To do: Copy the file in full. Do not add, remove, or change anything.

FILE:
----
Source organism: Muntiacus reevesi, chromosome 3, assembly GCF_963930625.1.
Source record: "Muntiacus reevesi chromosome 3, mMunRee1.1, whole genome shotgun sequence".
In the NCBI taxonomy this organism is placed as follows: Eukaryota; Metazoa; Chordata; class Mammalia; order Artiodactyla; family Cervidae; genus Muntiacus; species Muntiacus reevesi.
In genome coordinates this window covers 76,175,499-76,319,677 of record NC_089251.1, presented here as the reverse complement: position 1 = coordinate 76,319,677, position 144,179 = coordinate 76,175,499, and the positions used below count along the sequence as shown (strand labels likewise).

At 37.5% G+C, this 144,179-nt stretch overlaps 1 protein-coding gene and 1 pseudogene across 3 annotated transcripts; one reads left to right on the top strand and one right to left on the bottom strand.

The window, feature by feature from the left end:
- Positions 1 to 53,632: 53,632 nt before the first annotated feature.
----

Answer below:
Source organism: Muntiacus reevesi, chromosome 3, assembly GCF_963930625.1.
Source record: "Muntiacus reevesi chromosome 3, mMunRee1.1, whole genome shotgun sequence".
In the NCBI taxonomy this organism is placed as follows: Eukaryota; Metazoa; Chordata; class Mammalia; order Artiodactyla; family Cervidae; genus Muntiacus; species Muntiacus reevesi.
In genome coordinates this window covers 76,175,499-76,319,677 of record NC_089251.1, presented here as the reverse complement: position 1 = coordinate 76,319,677, position 144,179 = coordinate 76,175,499, and the positions used below count along the sequence as shown (strand labels likewise).

At 37.5% G+C, this 144,179-nt stretch overlaps 1 protein-coding gene and 1 pseudogene across 3 annotated transcripts; one reads left to right on the top strand and one right to left on the bottom strand.

The window, feature by feature from the left end:
- Positions 1 to 53,632: 53,632 nt before the first annotated feature.